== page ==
ENGLAND:  Right.


NORVILLE:  So who does she think should be punished?  If there is someone at fault, who is it, in Lynndie England‘s opinion?

BARAK:  Well, I‘ll tell you, I was surprised.  I thought she would say one of the other seven or two of the other seven, so I was really surprised.  She thinks higher-ups.  Actually, she said higher ranks should go to jail, not she, but...

NORVILLE:  Did she name names?

BARAK:  No.  Of course, there was an attorney in the room.  But when we walked afterwards and we talked on camera, she did actually acknowledge -- she actually said that her biggest mistake was not a few months ago but five years ago, when she went into the Army.  And she said she would advise strongly to people to think twice, quote, unquote, before they go into the Army.  And I said, And what about following orders, Lynndie?  Would you think twice about that?  And she said—this is the only time she‘s almost showing remorse—and she said, Yes, I think you should think twice.

NORVILLE:  Well, there are tens and thousands of people who serve honorably in the military and haven‘t had the experiences this woman‘s had.  You talk about the lawyers.  How much were they hovering over the two of you?  Because she does face some serious criminal charges.  And before you answer that, maybe we‘ll have a sense just looking at this one interchange, when the lawyers decided that this was an area they didn‘t want questioning to go to.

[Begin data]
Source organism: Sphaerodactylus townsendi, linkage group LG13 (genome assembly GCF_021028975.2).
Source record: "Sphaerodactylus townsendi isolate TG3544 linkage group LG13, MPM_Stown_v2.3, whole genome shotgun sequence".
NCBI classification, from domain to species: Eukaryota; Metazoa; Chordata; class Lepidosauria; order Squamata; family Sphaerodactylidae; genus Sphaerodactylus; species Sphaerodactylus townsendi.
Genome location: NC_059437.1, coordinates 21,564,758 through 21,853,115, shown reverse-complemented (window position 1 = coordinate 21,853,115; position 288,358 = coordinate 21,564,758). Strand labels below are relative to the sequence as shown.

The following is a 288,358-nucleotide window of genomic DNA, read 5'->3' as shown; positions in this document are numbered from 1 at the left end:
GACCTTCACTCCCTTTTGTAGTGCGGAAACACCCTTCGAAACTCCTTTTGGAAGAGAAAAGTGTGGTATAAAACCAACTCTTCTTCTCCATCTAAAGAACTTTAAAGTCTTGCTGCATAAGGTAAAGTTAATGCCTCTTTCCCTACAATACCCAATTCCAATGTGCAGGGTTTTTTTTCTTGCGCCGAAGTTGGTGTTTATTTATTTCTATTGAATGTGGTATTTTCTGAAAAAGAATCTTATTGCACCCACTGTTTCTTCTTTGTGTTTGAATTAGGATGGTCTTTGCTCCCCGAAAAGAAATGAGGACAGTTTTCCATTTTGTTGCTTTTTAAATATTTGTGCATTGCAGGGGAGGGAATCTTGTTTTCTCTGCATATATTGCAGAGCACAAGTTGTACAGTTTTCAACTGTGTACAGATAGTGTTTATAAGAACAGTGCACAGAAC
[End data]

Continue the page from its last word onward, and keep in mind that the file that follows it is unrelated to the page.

BARAK:  So (UNINTELLIGIBLE) you knew it was going to change.

ENGLAND:  Something like that.

BARAK:  And that‘s when you called your mom and said, Look, we might have some problems and...


BARAK:  Yes?

UNIDENTIFIED MALE:  You‘re getting into that area, that gray area.


UNIDENTIFIED MALE:  Let‘s get back into the...

BARAK:  You‘re good.  I should hire you!

UNIDENTIFIED MALE:  Let‘s get back into the white area.



NORVILLE:  What was the white area, where you were allowed to discuss?

BARAK:  Well, I think they were just really scared of the specific allegations.  And don‘t forget, she‘s going to trial.  But you know, I mean, there was, like, for example, one question which I felt was very legit, and they stopped me.  I—and it‘s on tape.  I said, Look, you might go for jail, and how would you like the guards to treat you, like you treated other people?  And I thought it was very legit.  And he said, Oh, Daphne, come on!  And like—I mean, I was really—and I had to say all the time, OK.  I‘m not going to ask that and just ask from here and not from there.  I mean, it was really a restricted interview.

NORVILLE:  You mentioned that her mother was really the only person in the family, of the various members that you spoke to, who apologized.  But she also had some things to say about some of those special moments with her daughter.  Here‘s part of that interview.


TERRIE ENGLAND, LYNNDIE ENGLAND‘S MOTHER:  A special moment would have been the day I went with her to the doctor and seeing the sonogram and seeing the baby.  That was a glorious moment.  That was very special.  I guess a down moment is watching her be sad, but yet she—she will not show emotion.  I mean, she hasn‘t broke down, but you can see it in her eyes.


NORVILLE:  Mrs.  England has been beside her daughter.  She‘s actually living with her at Fort Bragg.  That‘s against Army rules, isn‘t it?